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PLoS One. 2014 Feb 11;9(2):e85955. doi: 10.1371/journal.pone.0085955. eCollection 2014.

A genome-wide "pleiotropy scan" does not identify new susceptibility loci for estrogen receptor negative breast cancer.

Author information

  • 1Division of Cancer Epidemiology, German Cancer Research Center (DKFZ), Heidelberg, Germany.
  • 2Cancer Epidemiology Unit, Nuffield Department of Clinical Medicine, University of Oxford, Oxford, United Kingdom ; Department of Hygiene and Epidemiology, University of Ioannina School of Medicine, Ioannina, Greece.
  • 3Cancer Epidemiology Centre, Cancer Council Victoria, Carlton South, Victoria, Australia ; Centre for Molecular, Environmental, Genetic and Analytic Epidemiology, School of Population Health, The University of Melbourne, Victoria, Australia.
  • 4Epidemiology Research Program, American Cancer Society, Atlanta, Georgia, United States of America.
  • 5Imperial College, London, United Kingdom.
  • 6Division of Cancer Epidemiology and Genetics, National Cancer Institute, Bethesda, Maryland, United States of America.
  • 7Division of Oncology, Huntsman Cancer Institute at the University of Utah School of Medicine, Salt Lake City, Utah, United States of America.
  • 8Department of Preventive Medicine, Keck School of Medicine, University of Southern California, Los Angeles, California, United States of America.
  • 9University of Hawaii Cancer Center, Honolulu, Hawaii, United States of America.
  • 10Department of Cancer Epidemiology/Clinical Cancer Registry, University Cancer Center Hamburg (UCCH), Germany ; Department of Medical Biometrics and Epidemiology, University Medical Center Hamburg-Eppendorf, Germany.
  • 11Harvard School of Public Health, Boston, Massachusetts, United States of America.
  • 12Harvard School of Public Health, Boston, Massachusetts, United States of America ; Channing Division of Network Medicine, Brigham and Women's Hospital and Harvard Medical School, Boston, Massachusetts, United States of America ; Division of Biostatistics and Epidemiology, University of Massachusetts, Amherst, Massachusetts, United States of America.
  • 13Imperial College, London, United Kingdom ; Université de Lyon, Université Lyon 1, Lyon, France ; Institut National de la Santé et de la Recherche Médicale U1052 Centre de Recherche en Cancérologie de Lyon, Lyon, France ; Centre national de la recherche scientifique UMR5286, Centre de Recherche en Cancérologie de Lyon, Lyon, France ; Centre Léon Bérard, Lyon, France.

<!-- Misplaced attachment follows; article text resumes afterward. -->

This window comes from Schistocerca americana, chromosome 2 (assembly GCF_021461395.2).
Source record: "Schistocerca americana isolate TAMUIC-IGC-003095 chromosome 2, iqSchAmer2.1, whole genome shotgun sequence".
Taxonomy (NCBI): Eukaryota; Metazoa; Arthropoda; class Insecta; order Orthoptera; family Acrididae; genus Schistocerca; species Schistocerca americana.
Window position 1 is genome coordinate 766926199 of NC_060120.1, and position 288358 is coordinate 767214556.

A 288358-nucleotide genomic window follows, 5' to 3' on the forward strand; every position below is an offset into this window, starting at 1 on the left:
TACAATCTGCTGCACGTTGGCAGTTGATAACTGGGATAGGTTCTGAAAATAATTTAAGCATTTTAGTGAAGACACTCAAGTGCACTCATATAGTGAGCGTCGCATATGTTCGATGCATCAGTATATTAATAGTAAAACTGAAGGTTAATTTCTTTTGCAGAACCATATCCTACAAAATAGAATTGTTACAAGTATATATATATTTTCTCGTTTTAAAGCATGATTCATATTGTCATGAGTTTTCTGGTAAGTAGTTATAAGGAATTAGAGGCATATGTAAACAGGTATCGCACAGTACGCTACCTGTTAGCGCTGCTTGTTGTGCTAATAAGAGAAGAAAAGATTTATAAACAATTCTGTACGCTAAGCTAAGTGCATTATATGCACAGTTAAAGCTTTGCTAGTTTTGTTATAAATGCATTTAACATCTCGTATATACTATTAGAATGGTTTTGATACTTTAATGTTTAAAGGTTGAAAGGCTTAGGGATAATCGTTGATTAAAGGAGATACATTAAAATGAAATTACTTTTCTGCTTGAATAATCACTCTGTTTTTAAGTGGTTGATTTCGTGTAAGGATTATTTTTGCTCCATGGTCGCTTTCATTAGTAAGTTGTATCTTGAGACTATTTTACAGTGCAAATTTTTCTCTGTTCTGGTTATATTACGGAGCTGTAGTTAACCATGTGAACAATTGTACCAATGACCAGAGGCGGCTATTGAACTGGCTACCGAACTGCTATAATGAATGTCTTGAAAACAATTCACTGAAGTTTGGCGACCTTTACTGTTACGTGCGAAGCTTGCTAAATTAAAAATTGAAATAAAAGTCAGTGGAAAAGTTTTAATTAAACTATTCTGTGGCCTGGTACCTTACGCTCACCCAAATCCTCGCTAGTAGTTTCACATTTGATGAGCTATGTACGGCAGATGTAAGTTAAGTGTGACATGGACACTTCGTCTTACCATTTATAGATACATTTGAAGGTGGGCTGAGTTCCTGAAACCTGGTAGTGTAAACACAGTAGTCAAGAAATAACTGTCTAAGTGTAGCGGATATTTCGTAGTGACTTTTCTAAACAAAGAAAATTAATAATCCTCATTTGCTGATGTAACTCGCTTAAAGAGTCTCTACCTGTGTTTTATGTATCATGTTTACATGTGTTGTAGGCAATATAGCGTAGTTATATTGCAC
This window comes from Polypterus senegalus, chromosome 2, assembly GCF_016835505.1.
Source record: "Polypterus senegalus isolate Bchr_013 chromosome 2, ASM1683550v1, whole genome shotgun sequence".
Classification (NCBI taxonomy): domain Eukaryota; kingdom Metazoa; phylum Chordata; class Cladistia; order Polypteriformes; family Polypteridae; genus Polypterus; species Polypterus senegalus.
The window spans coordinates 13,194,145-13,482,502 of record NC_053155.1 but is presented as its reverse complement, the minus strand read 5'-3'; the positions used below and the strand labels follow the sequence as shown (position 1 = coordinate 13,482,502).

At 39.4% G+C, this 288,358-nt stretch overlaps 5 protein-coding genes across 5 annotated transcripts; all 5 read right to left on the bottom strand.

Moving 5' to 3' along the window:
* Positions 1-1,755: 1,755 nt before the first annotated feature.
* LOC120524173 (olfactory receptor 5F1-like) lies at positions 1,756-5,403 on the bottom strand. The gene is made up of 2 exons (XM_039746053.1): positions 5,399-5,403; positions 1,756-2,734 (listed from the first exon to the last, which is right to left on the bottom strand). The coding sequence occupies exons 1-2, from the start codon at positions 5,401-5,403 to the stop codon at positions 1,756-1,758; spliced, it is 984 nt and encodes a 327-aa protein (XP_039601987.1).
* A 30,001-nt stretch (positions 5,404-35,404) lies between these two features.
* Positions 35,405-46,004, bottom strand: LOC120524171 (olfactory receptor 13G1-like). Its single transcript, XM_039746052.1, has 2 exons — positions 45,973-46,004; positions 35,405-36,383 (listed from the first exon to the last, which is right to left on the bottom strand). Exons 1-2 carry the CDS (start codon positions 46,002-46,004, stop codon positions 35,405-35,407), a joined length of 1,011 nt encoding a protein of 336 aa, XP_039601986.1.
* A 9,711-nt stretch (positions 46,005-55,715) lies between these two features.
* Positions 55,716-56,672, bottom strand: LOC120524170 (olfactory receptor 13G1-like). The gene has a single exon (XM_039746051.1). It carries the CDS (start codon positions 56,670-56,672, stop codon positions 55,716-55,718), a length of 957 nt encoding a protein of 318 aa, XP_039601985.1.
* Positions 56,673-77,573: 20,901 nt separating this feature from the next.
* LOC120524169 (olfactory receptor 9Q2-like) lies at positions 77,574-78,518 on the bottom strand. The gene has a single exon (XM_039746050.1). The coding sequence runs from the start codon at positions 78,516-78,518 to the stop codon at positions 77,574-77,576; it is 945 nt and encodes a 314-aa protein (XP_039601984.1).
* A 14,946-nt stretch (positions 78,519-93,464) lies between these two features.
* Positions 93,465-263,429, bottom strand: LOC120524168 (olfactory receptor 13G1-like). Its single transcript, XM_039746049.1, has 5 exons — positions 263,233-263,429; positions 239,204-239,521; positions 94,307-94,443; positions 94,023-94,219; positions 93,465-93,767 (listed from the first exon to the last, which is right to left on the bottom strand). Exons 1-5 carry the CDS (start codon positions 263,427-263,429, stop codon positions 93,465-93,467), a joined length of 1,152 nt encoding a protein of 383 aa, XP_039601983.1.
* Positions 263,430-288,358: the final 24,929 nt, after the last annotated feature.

• 14Department of Public Health and Primary Care, School of Clinical Medicine, University of Cambridge, Cambridge, Cambridge, United Kingdom.
  • 15Danish Cancer Society Research Center, Copenhagen, Denmark.
  • 16Institut National de la Santé et de la Recherche Médicale, Centre for research in Epidemiology and Population Health, Nutrition, Hormones and Women's Health team, Villejuif, France ; Université Paris Sud, UMRS 1018, Villejuif, France ; Institut Gustave-Roussy, F-94805, Villejuif, France.
  • 17Harvard School of Public Health, Boston, Massachusetts, United States of America ; Bureau of Epidemiologic Research, Academy of Athens, Athens, Greece ; Hellenic Health Foundation, Athens, Greece.
  • 18Dipartimento di Medicina Clinica e Chirurgia, Federico II University, Naples, Italy.
  • 19Julius Center for Health Sciences and Primary Care, University Medical Center, Utrecht, The Netherlands.
  • 20Department of Community Medicine, Faculty of Health Sciences, University of Tromsø, The Arctic University of Norway, Tromsø, Norway ; Department of Research, Cancer Registry of Norway, Oslo, Norway ; Department of Medical Epidemiology and Biostatistics, Karolinska Institutet, Stockholm, Sweden ; Samfundet Folkhälsan, Helsinki, Finland.
  • 21Navarre Public Health Institute, Pamplona, Spain ; Consortium for Biomedical Research in Epidemiology and Public Health (CIBER Epidemiología y Salud Pública-CIBERESP), Madrid, Spain.
  • 22Department of Surgery, Umeå University Hospital, Umeå, Sweden.
  • 23Genomic Epidemiology Group, German Cancer Research Center, Heidelberg, Germany.

Abstract

Approximately 15-30% of all breast cancer tumors are estrogen receptor negative (ER-). Compared with ER-positive (ER+) disease they have an earlier age at onset and worse prognosis. Despite the vast number of risk variants identified for numerous cancer types, only seven loci have been unambiguously identified for ER-negative breast cancer. With the aim of identifying new susceptibility SNPs for this disease we performed a pleiotropic genome-wide association study (GWAS). We selected 3079 SNPs associated with a human complex trait or disease at genome-wide significance level (P<5 × 10(-8)) to perform a secondary analysis of an ER-negative GWAS from the National Cancer Institute's Breast and Prostate Cancer Cohort Consortium (BPC3), including 1998 cases and 2305 controls from prospective studies. We then tested the top ten associations (i.e. with the lowest P-values) using three additional populations with a total sample size of 3509 ER+ cases, 2543 ER- cases and 7031 healthy controls. None of the 3079 selected variants in the BPC3 ER-GWAS were significant at the adjusted threshold. 186 variants were associated with ER- breast cancer risk at a conventional threshold of P<0.05, with P-values ranging from 0.049 to 2.3 × 10(-4). None of the variants reached statistical significance in the replication phase. In conclusion, this study did not identify any novel susceptibility loci for ER-breast cancer using a "pleiotropic approach".

PMID:
24523857
[PubMed - indexed for MEDLINE]
PMCID:
PMC3921107
Free PMC Article
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